Tuckerman Ravine has CONSIDERABLE and MODERATE avalanche danger today. The Lobster Claw, Right Gully, Sluice, Lip, and Center Bowl have Considerable avalanche danger. Natural avalanches are possible and human triggered avalanches are likely. The Chute, Left Gully, Lower Snowfields and Hillman’s Highway have Moderate avalanche danger. Natural avalanches are unlikely and human triggered avalanches are possible. The Little Headwall has Low avalanche danger. Natural and human triggered avalanches are unlikely.
Huntington Ravine has CONSIDERABLE and MODERATE avalanche danger. North Gully, Damnation, Yale, and Central Gully have Considerable avalanche danger. Natural avalanches are possible and human triggered avalanches are likely. Pinnacle, Odell, South, and the Escape Hatch have Moderate avalanche danger. Natural avalanches are unlikely and human triggered avalanches are possible.
Flat light and reduced visibility due to fog and snow showers will make assessing avalanche terrain challenging today. Our snowpack right now is complex and demands careful evaluation due to continued windloading in the upper start zones of many gullies. Our danger ratings may increase in many forecast areas today as winds slowly increase and shift directions, transporting and depositing snow in areas with a south through east aspect. Existing windslabs from previous days still exist as well, so be on the lookout for these slabs which are adhering poorly to the various suncrust layers beneath. A small wind slab avalanche on Friday in Lobster Claw stepped down through the crust which allowed the avalanche to grow to a dangerous size as deeper snow was added to the slide. The avalanche conditions now are paydirt for avalanche practitioners, guides, and educators due to the length of time since a significant thaw or rain event has “reset” our snowpack to a uniform and stable condition.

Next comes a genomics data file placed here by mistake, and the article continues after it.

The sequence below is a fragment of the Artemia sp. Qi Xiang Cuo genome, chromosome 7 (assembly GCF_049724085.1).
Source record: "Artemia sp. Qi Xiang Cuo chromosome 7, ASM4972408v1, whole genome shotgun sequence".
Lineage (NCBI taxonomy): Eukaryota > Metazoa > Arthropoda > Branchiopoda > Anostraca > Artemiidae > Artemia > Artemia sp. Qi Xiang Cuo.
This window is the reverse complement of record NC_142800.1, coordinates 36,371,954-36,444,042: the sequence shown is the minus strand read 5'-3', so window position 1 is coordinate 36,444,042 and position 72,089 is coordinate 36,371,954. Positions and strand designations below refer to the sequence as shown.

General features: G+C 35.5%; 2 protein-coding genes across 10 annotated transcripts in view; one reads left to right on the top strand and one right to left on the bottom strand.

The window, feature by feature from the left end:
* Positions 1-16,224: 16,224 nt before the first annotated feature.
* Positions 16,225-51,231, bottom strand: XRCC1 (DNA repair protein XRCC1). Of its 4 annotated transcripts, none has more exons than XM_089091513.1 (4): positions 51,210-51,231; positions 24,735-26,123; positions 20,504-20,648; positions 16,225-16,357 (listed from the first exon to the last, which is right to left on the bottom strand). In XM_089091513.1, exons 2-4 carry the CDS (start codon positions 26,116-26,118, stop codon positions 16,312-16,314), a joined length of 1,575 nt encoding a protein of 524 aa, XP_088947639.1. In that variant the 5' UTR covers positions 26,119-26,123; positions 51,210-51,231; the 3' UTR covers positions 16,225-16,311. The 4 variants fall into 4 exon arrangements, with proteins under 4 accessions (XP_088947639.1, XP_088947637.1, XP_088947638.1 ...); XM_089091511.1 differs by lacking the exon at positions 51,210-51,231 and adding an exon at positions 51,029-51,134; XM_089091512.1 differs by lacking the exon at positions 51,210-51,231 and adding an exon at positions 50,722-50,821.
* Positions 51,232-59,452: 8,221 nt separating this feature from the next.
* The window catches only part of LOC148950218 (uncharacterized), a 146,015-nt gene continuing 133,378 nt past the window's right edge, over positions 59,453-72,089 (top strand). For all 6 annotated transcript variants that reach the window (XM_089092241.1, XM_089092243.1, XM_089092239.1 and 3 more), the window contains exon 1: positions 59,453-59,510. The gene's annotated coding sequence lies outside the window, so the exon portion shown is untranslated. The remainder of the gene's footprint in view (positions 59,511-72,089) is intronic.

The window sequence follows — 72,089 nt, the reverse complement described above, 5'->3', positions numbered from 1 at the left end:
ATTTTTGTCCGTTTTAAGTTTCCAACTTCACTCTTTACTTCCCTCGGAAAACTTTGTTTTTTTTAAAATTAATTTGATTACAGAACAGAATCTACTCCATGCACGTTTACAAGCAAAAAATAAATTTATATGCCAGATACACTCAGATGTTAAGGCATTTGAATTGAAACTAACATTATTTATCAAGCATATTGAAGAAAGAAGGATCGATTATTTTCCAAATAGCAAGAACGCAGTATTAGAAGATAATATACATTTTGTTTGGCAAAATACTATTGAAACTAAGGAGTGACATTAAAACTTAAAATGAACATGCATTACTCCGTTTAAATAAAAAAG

Yesterday the 1.5” (4 cm) of new snow fell mainly on N winds averaging around 25 mph (40 kph). This wind speed was just fast enough to move snow into high start zones without distributing it widely further down the gullies. Slopes look smooth right now because the light wind lacked sufficient power to hammer and sculpt the snow crystals into our more commonplace strong windboard and sastrugi. Assessing these drifts from below will put you in the crosshairs of natural avalanches when and if windloading happens or if someone triggers something above you. Where the drifts and windslabs exist on steeper slopes, they will likely be soft enough to propagate a crack for a significant distance. While the total snowfall and loading amounts aren’t great, remember that the bed surfaces are slick and enough snow is available to push you down a slope and bury you, especially if the weight of the moving slab steps down into deeper layers. Forecasted snow today totaling a trace to 2” (5 cm) on winds shifting from the NE to NW and increasing to 25-40 mph (40-65 kph) will create instabilities that lead us to believe natural avalanches will be possible in Lobster Claw over to the Center Bowl in Tuckerman and North Gully over to Central Gully in Huntington. Don’t be fooled into thinking that the rocks and bushes in the tops of these gullies will serve as anchors. The snow layers in these locations are thin and weak enough that thin spots, such as protruding rocks and bushes may serve as trigger points in the windslab.
Safe travel in avalanche terrain requires training and experience. This advisory is just one tool to help you make your own decisions in avalanche terrain. You control your own risk by choosing where, when, and how you travel.
Anticipate a changing avalanche danger when actual weather differs from the higher summits forecast.
For more information contact the Forest Service Snow Rangers, the AMC at the Pinkham Notch Visitor Center, or the caretakers at Hermit Lake Shelters or the Harvard Cabin.
Posted 8:25 a.m., March 3, 2013. A new advisory will be issued tomorrow.
Frank Carus, Snow Ranger
USDA Forest Service
White Mountain National Forests
(603) 466-2713 TTY (603) 466-2856